Excessive cartridge length can also cause difficulty in ejecting live rounds in pistols with extended-length ejectors, and most factory hardball runs to slightly excessive lengths--up to 1.275 inch can often be found. For reloaded or handloaded hardball equivalent rounds, I normally set the OAL at 1.250-1.255 inch. For truncated cone, about 1.220 seems to do the trick. Semi-wadcutters with the Hensley & Gibbs nose profile, do well in most pistols at 1.230-1.240 length.

The last, and most often overlooked part of release timing is the follower configuration. The original design incorporated a small "tit" on the center of the follower. That tit is an important part of maintaining full control of the last round in the magazine when spring tension is at a minimum and recoil forces that are imposed on the pistol are at a maximum due to the weight reduction. Whenever someone asks me about a magazine that has a follower with the tit omitted in the design, my response is to remind them that John Browning put it there for a very good reason, and to remove it by design or modification causes changes in the function of the magazine that may not be immediately apparent. Take note that the tit location closely coincides with the release point of the magazine. Wadcutter magazine followers, with their earlier release points have a slightly different location for the tit than do hardball magazines with their tapered feed lips.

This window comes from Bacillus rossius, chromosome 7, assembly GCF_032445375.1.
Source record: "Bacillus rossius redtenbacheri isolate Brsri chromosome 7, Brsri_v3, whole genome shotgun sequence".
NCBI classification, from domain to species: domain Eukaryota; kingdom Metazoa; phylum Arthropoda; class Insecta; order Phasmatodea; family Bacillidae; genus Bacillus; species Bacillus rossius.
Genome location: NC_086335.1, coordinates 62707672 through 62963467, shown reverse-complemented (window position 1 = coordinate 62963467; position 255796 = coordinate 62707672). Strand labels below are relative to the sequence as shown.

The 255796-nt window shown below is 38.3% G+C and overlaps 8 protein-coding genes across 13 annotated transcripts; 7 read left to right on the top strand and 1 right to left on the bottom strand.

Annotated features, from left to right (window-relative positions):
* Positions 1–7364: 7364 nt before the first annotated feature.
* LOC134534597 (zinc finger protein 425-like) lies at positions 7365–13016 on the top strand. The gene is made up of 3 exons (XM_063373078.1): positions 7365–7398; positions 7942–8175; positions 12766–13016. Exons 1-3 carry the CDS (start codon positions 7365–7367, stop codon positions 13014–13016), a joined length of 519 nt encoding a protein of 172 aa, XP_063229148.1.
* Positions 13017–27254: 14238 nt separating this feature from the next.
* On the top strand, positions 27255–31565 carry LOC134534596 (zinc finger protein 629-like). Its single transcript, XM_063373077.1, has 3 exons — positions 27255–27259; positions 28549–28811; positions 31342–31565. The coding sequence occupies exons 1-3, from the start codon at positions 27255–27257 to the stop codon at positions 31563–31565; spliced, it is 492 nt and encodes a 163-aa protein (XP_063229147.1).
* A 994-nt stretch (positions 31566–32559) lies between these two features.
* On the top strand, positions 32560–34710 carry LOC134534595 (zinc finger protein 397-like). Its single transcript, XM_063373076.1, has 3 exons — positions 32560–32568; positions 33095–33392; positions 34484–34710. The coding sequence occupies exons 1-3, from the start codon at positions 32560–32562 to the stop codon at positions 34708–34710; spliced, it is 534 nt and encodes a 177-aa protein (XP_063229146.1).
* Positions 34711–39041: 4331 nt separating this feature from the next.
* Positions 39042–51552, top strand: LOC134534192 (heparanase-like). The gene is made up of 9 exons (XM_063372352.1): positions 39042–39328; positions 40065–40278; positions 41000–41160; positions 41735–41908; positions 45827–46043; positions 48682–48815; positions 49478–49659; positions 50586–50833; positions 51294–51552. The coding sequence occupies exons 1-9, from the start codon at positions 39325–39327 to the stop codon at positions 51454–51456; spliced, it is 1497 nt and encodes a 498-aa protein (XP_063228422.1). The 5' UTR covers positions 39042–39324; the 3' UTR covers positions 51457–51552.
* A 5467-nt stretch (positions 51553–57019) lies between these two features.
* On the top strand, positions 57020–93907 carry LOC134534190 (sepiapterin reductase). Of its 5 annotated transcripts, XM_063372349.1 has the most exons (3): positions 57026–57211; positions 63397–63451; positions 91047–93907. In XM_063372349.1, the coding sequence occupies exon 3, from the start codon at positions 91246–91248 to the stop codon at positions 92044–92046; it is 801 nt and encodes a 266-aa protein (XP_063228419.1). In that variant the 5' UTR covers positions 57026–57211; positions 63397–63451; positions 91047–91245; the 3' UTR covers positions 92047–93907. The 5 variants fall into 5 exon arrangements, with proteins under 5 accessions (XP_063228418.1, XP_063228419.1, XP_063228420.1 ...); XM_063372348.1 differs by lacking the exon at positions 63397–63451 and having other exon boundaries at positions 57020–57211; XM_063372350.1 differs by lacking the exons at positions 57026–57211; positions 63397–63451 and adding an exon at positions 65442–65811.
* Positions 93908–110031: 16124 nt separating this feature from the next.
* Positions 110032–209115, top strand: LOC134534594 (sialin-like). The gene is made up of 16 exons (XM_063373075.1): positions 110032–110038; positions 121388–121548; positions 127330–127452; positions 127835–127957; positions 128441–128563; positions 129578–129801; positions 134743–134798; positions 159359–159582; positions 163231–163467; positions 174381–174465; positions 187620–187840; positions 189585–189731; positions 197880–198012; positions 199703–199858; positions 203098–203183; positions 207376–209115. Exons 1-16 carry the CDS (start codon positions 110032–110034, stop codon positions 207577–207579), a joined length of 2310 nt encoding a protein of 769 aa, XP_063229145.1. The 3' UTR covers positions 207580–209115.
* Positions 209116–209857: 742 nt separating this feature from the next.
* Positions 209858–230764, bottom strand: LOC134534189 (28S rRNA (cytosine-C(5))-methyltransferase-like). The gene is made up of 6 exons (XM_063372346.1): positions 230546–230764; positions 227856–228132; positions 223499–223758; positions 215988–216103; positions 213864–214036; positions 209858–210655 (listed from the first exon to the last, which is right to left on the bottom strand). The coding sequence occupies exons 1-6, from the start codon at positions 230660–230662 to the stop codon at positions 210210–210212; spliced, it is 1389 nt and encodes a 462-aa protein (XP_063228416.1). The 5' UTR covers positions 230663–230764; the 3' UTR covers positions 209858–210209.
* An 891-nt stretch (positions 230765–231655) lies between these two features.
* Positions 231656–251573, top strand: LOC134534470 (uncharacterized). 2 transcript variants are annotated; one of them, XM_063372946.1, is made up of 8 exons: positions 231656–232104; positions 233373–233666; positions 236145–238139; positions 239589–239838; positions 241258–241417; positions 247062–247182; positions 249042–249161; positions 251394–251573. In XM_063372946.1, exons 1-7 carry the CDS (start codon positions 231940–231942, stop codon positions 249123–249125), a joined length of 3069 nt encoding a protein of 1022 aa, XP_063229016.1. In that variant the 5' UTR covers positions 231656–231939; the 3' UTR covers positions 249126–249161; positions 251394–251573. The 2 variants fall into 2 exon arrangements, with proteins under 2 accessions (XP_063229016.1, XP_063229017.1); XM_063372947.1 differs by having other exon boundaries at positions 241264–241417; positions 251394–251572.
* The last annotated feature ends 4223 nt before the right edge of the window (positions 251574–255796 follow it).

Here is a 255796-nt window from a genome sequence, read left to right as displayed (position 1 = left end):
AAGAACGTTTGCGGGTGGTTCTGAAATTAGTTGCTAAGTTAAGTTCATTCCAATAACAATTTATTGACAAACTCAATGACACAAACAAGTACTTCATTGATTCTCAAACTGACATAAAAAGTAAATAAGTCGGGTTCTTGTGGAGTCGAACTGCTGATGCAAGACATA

In law enforcement circles, that's known as a clue.


John Travis is a North Carolina gunsmith who has spent decades studying 1911 pistol problems. He regularly takes questions on TheHighRoad.Org forums, where he posts under the username 1911Tuner. Reprinting or redistribution of this article without John Travis' permission is expressly prohibited.